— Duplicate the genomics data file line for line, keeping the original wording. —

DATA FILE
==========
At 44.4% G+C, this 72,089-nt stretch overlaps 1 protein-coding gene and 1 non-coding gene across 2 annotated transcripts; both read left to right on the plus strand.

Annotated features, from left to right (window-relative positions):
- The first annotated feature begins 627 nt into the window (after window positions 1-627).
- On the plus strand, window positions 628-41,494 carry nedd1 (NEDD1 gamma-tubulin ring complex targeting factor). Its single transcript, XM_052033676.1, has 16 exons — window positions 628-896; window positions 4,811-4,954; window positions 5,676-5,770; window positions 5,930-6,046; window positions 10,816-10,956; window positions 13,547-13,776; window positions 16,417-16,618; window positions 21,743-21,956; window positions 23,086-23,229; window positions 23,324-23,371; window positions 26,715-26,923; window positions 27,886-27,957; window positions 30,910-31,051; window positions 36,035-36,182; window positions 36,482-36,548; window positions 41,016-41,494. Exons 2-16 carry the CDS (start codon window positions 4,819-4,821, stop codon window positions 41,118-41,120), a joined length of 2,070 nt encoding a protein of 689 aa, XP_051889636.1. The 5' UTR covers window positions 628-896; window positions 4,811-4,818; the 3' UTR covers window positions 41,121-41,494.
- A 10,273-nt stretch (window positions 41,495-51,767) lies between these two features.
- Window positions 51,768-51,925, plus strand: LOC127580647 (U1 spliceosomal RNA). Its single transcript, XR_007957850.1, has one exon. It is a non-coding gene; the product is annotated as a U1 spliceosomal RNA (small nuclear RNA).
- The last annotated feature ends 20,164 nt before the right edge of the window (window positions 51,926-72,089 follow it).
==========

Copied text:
At 44.4% G+C, this 72,089-nt stretch overlaps 1 protein-coding gene and 1 non-coding gene across 2 annotated transcripts; both read left to right on the plus strand.

Annotated features, from left to right (window-relative positions):
- The first annotated feature begins 627 nt into the window (after window positions 1-627).
- On the plus strand, window positions 628-41,494 carry nedd1 (NEDD1 gamma-tubulin ring complex targeting factor). Its single transcript, XM_052033676.1, has 16 exons — window positions 628-896; window positions 4,811-4,954; window positions 5,676-5,770; window positions 5,930-6,046; window positions 10,816-10,956; window positions 13,547-13,776; window positions 16,417-16,618; window positions 21,743-21,956; window positions 23,086-23,229; window positions 23,324-23,371; window positions 26,715-26,923; window positions 27,886-27,957; window positions 30,910-31,051; window positions 36,035-36,182; window positions 36,482-36,548; window positions 41,016-41,494. Exons 2-16 carry the CDS (start codon window positions 4,819-4,821, stop codon window positions 41,118-41,120), a joined length of 2,070 nt encoding a protein of 689 aa, XP_051889636.1. The 5' UTR covers window positions 628-896; window positions 4,811-4,818; the 3' UTR covers window positions 41,121-41,494.
- A 10,273-nt stretch (window positions 41,495-51,767) lies between these two features.
- Window positions 51,768-51,925, plus strand: LOC127580647 (U1 spliceosomal RNA). Its single transcript, XR_007957850.1, has one exon. It is a non-coding gene; the product is annotated as a U1 spliceosomal RNA (small nuclear RNA).
- The last annotated feature ends 20,164 nt before the right edge of the window (window positions 51,926-72,089 follow it).